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Stressful Time

Matt Galloway spoke about the EQAO tests, with Owen McDermott. He is a teacher at Valley Park Middle School.
Listen audio (runs 7:27)

Audience letters:

We make a very big deal over standardised tests. I believe that the source of any stress in children is a result of this. But my daughter was never stressed, and here is why:

Over ten years ago, I was concerned that my daughter would not do well in mathematics. At the time were stories about how girls had lower success in math, so I began to tutor her in the subject when she started Grade 1.

When she was in Grade 10, we had just finished a year of trigonometry and began the calculus using a university-level textbook (written by a Toronto author). We progressed at a modest, leisurely pace, doing all of the questions in the text. Now in Grade 11, she has advanced to implicit differentiation, which is part way through the second chapter of the book. I do not consider my child to be more than average, but I did want her to understand math even though it does not appear that it will play any role in her future career (she wants to be in musical theatre and is studying at one of the schools for the arts in Toronto). Spending time with her in this manner has also been a refresher course for me, although my daughter is doing all of the work.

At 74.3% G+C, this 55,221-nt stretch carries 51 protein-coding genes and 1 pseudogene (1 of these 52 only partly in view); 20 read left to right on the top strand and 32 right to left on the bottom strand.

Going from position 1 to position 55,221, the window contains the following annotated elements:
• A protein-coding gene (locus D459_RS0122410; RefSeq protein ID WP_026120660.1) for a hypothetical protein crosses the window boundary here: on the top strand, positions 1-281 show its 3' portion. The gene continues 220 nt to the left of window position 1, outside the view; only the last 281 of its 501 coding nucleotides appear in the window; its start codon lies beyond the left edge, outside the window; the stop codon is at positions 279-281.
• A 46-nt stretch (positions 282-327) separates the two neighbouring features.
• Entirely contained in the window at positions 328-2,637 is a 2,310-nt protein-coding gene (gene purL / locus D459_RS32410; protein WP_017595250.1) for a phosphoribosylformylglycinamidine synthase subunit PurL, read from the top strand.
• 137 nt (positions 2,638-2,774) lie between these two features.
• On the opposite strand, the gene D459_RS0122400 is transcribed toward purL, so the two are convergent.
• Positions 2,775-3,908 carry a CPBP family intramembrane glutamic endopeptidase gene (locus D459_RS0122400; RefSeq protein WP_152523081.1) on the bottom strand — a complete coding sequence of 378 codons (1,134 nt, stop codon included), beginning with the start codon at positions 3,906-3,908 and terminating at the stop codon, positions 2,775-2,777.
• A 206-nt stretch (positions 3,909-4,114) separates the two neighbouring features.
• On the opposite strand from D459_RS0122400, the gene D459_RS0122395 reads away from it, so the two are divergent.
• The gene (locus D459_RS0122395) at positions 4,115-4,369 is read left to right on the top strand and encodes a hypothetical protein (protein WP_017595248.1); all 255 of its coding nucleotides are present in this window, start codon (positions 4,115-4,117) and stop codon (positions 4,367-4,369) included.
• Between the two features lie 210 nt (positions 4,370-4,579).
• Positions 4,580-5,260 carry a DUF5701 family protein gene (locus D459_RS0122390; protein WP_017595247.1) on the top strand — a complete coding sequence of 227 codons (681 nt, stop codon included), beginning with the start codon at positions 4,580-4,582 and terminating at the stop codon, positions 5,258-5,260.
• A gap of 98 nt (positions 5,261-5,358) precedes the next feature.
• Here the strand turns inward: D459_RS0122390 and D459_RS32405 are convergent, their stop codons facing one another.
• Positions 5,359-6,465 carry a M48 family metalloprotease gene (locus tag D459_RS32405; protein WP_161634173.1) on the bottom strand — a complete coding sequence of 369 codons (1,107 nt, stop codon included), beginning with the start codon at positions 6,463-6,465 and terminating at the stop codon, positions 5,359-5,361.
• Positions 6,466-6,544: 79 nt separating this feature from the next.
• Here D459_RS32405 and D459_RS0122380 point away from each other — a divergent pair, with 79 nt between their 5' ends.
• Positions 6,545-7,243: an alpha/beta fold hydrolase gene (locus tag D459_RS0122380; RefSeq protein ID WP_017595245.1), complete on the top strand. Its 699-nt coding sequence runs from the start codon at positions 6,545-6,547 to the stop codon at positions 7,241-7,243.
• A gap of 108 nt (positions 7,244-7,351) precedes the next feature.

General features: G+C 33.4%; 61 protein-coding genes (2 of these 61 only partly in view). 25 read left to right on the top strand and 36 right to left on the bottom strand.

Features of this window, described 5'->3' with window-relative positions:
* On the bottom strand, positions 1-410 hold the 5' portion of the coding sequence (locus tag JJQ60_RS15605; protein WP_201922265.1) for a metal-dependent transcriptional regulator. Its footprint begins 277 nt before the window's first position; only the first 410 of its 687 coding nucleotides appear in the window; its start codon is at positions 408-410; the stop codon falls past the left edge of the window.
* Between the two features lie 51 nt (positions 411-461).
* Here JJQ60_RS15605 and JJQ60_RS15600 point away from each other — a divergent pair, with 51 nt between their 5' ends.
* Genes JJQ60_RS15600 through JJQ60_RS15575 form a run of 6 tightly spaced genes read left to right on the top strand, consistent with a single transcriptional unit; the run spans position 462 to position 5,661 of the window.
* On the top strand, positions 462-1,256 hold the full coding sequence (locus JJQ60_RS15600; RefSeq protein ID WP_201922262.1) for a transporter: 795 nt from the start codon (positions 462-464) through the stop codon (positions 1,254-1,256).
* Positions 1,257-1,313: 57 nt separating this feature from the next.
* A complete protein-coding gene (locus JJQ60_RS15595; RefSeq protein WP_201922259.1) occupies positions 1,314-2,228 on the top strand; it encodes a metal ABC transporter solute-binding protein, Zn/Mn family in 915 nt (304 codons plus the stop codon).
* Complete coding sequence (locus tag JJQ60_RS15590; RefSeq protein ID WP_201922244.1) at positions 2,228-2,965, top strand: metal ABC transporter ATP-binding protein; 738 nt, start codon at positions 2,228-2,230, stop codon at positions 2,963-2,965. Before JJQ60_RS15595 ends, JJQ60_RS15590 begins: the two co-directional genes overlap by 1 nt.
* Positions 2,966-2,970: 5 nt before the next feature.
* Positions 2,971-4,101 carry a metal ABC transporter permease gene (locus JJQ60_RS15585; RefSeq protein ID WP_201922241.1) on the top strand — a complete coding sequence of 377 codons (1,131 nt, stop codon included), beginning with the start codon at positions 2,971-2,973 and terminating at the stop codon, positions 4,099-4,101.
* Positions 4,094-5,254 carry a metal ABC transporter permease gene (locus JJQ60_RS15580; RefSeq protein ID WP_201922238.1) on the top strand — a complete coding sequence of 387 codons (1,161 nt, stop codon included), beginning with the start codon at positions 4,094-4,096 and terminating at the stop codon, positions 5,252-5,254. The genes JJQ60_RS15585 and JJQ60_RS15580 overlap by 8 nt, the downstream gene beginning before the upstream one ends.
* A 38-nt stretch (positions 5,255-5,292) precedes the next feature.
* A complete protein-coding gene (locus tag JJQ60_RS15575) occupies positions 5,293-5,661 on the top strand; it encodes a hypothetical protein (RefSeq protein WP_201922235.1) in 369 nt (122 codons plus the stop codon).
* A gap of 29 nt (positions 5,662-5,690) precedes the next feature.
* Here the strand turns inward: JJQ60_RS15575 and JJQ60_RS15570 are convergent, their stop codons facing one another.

It took a while for the benefit of this to be realised in her mind, but last October as her class was in the midst of learning trigonometry following the Ontario curriculum, my daughter paid me the highest compliment ever: She told me that she finally understood what a skill all the extra math had given to her when she knew what the teacher was going to say in her trigonometry lessons before the teacher said it. Now she knows that the slope can be rise over run, the tangent of the angle between a tangent line and a horizontal line, the limit at the point where the slope is to be measured, or the first derivative of a function.

I do not know how far we will get by the time she finishes Grade 12 and we end these extra math lessons. I do hope that she retains this understanding of mathematics so that when others take pride in their professed lack of mathematical skill, all she has to do is smile. Perhaps one day, when she has her own children, she may remember the time we spent together and will start to teach her own children math too. At least she will know that contrary to popular belief, math is not a difficult subject to master. Like anything else, it just takes practise and a willingness to do the work.
-John Banka

I am hearing a number of people saying that the EQAO testing is about schools and teachers, and that it is optional for students. In fact, although the results do not affect the students' report card marks, the EQAO results are retained by the ministry and school boards. They become part of the the permanent record of each student and follow them through to the end of high school.

Also, my daughter is writing the grade 9 math test this year at Sir Oliver Mowat CI in Scarborough, and the results will constitute 10% of her math mark this year.
- A. Walker